Sat. Jun 15th, 2019

Hankering for History

Hanker: To have a strong, often restless desire, in this case for–you guessed it–history!

A Brief History of Refrigerated Shipping

3 min read

It’s fair to say that the development of refrigerated shipping changed how America eats. Because of refrigerated shipping, meats and produce could travel greater distances without spoiling or over-ripening, so people gained access to foods that couldn’t be cultivated in their own areas. It’s the reason we can have Georgia peaches in Montana, key limes in Maine and Alaskan crab in Indiana.

But the development of refrigerated shipping involved an evolutionary process that goes back to the nineteenth century. Here’s an overview of the journey from then to today.

Refrigeration hits the rails

The refrigerated railroad car was patented in 1867 by J.B. Southerland of Detroit. These weren’t anything like the mechanical cooling apparatuses we know today. Large blocks of ice would be stored in bunkers at each end of a specially insulated car, and as the train moved, air would flow in from outside, across the ice and then into the main compartment. Hanging flaps controlled the circulation of the cooled air.

These refrigerated cars, and others like them, helped small cities become established as hubs for different types of foods. Chicago and Kansas City, for example, grew from the meat industry as slaughterhouses there could use this new technology to ship meat greater distances without spoiling. Similar specialization occurred in other parts of the country. Soon, just about anywhere the railroads ran, consumers could find apples and pears from the Pacific northwest, grapes from California, peaches from Georgia and citrus fruits from Florida.

Cooling down the roads

Refrigerating systems didn’t work their way into the trucking industry until Fred Jones patented a roof-mounted cooling device in 1949. Although a single train could carry extremely large amounts of meat and produce, trucks offered a delivery speed that railroads simply couldn’t compete with, so over-the-road shipping has grown into the large industry that it is today.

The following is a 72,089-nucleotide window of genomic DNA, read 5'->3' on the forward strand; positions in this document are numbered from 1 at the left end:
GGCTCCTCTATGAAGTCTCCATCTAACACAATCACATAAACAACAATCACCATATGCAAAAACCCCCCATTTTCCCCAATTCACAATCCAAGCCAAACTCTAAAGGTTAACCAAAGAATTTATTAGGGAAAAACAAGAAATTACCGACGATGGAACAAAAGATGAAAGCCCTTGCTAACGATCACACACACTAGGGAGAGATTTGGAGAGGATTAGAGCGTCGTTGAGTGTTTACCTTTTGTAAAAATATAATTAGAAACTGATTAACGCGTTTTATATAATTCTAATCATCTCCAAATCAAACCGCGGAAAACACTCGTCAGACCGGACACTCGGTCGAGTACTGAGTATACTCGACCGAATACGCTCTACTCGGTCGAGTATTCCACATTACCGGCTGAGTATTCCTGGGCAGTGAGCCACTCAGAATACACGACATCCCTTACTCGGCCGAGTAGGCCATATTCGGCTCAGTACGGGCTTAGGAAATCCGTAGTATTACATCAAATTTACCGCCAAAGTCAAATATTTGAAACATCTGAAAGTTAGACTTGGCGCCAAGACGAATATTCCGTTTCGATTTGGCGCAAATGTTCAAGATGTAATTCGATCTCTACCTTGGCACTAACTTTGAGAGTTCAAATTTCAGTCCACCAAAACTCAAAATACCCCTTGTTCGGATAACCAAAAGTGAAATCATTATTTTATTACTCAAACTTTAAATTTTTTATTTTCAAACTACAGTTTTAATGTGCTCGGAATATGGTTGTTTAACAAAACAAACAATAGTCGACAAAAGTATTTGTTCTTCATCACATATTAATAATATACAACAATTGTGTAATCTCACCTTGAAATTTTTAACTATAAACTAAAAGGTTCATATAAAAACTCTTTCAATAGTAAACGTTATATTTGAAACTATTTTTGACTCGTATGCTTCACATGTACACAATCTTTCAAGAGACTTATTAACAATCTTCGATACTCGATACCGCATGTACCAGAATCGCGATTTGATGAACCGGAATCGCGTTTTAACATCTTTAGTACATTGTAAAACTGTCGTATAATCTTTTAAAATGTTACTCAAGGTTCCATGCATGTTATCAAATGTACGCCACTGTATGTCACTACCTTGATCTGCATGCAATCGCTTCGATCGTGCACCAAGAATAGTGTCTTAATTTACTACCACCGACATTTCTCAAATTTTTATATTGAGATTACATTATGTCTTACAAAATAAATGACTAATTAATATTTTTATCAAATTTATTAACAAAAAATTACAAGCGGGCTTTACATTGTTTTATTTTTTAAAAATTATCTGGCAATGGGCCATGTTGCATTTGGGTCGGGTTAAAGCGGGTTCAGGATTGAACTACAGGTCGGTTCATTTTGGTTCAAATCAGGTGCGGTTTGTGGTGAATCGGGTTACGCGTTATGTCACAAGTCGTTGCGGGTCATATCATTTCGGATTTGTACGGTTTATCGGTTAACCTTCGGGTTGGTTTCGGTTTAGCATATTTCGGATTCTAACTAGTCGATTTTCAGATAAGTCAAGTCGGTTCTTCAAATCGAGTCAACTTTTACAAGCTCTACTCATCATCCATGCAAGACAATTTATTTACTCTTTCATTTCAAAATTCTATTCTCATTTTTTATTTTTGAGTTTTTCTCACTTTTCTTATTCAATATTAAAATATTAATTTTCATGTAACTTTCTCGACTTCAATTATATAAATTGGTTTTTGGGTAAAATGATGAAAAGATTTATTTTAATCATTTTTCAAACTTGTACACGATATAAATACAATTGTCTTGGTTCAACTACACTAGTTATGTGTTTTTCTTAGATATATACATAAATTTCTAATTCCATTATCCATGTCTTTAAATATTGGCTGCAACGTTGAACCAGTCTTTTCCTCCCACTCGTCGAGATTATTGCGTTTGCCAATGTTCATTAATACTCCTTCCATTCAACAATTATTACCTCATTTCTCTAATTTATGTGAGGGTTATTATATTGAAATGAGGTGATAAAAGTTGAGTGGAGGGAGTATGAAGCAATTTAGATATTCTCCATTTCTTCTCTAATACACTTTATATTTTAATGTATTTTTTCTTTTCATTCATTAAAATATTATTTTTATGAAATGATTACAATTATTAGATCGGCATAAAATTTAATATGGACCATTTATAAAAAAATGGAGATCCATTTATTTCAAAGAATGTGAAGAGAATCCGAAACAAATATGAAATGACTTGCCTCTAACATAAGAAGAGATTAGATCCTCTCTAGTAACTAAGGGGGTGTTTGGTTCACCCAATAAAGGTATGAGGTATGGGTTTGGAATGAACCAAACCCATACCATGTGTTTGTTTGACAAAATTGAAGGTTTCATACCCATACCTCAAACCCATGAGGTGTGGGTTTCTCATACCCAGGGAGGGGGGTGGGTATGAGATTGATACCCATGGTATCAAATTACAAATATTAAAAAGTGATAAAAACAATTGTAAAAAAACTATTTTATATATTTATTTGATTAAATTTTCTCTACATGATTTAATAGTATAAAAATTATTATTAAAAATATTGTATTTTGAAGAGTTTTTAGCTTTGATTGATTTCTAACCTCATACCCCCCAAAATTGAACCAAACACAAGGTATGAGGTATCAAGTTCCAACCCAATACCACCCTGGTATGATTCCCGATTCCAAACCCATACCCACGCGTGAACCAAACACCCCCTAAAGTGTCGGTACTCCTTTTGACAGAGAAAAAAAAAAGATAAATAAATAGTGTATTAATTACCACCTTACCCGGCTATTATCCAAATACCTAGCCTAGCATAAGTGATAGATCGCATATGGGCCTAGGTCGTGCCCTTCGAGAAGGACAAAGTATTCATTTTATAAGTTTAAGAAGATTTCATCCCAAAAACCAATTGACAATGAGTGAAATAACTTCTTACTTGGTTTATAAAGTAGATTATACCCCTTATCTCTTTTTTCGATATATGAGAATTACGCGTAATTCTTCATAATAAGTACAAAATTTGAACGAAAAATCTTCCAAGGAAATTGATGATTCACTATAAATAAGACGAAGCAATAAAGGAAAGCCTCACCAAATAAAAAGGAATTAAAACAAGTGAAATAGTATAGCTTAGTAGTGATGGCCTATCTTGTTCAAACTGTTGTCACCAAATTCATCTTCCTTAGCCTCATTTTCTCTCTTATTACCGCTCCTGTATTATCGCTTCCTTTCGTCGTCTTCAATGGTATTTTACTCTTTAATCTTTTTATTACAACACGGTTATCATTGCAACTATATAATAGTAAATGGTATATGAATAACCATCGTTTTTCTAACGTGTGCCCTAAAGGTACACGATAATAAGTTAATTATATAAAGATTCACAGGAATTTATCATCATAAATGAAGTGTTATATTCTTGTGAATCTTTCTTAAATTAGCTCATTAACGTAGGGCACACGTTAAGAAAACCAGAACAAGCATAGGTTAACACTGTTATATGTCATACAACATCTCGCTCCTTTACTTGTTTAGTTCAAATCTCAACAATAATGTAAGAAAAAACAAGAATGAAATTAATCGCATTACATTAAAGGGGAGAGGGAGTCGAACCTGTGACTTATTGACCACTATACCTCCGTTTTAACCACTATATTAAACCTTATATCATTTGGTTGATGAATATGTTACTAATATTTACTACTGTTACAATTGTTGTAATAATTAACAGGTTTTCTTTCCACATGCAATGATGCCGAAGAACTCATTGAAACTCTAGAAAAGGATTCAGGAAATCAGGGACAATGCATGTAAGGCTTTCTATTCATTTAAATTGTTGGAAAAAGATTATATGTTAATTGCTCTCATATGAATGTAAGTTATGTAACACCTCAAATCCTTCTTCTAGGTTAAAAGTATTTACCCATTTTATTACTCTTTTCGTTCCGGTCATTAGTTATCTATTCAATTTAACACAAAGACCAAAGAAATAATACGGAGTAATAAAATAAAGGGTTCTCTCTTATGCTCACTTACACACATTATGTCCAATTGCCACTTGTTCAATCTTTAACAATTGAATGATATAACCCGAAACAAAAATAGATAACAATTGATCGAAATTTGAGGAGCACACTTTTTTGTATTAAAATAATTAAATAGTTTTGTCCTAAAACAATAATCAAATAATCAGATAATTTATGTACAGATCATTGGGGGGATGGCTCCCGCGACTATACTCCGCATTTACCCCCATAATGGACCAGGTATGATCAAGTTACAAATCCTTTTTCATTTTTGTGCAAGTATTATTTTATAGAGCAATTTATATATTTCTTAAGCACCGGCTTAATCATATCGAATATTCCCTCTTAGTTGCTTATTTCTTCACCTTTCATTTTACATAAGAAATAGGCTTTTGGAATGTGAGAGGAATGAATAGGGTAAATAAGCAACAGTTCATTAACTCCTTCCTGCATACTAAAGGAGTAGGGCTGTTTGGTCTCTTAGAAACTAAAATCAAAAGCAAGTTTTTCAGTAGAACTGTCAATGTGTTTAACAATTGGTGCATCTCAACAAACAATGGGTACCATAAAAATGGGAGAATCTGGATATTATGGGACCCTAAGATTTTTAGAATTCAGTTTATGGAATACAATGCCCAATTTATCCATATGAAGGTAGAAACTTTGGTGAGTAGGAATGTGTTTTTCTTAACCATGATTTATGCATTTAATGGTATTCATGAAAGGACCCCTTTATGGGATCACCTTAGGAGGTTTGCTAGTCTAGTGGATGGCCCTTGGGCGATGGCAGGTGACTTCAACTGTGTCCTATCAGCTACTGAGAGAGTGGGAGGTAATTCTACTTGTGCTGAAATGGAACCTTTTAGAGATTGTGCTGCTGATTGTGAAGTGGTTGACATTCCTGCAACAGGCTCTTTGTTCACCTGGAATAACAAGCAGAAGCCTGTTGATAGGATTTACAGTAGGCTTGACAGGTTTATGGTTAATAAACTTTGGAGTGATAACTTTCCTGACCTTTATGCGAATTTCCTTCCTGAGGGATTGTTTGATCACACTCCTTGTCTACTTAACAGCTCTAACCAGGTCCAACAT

According to a September 2012 report from IBISWorld, in the United States, long-distance refrigerated trucking — a subset of the entire refrigerated trucking industry —was an $11 billion industry relying on 72,547 employees.

Throughout this timeline, refrigeration technology continued to expand. The manufacturing of refrigeration parts became more streamlined and inexpensive. Water ice was abandoned in favor of more effective (but more dangerous) refrigerants such as ammonia, sulfur dioxide, methyl chloride, CFCs and Freon.

An icy future

In spite of all these advances, refrigeration and refrigerated shipping still aren’t perfect. A scientific report in 1976 showed conclusive proof that Freon was damaging the Earth’s ozone layer. Freon is now being phased out according to the Clean Air Act of 1990, with a full ban implemented by 2020. To find a replacement for Freon, researchers are devising new ways to keep things cool. For example, tests are being conducted on a new system that uses hydrogen fuel cells to control trailer temperatures. Thus, technology saves fuel, has low, safe emissions and runs more quietly.

The future of refrigerated shipping, then, is cheaper, cleaner and quieter. What more could you ask for?

Danielle is a part time student at The Kelley School of Business studying marketing and supply chain management. Her fascination with history, particularly Native American cultural studies, is a time-consuming hobby that’s led her on many travels and caused her personal library to grow in excess of 250 books. Contact her on Twitter to discuss logistics and transportation, history, or cat videos.

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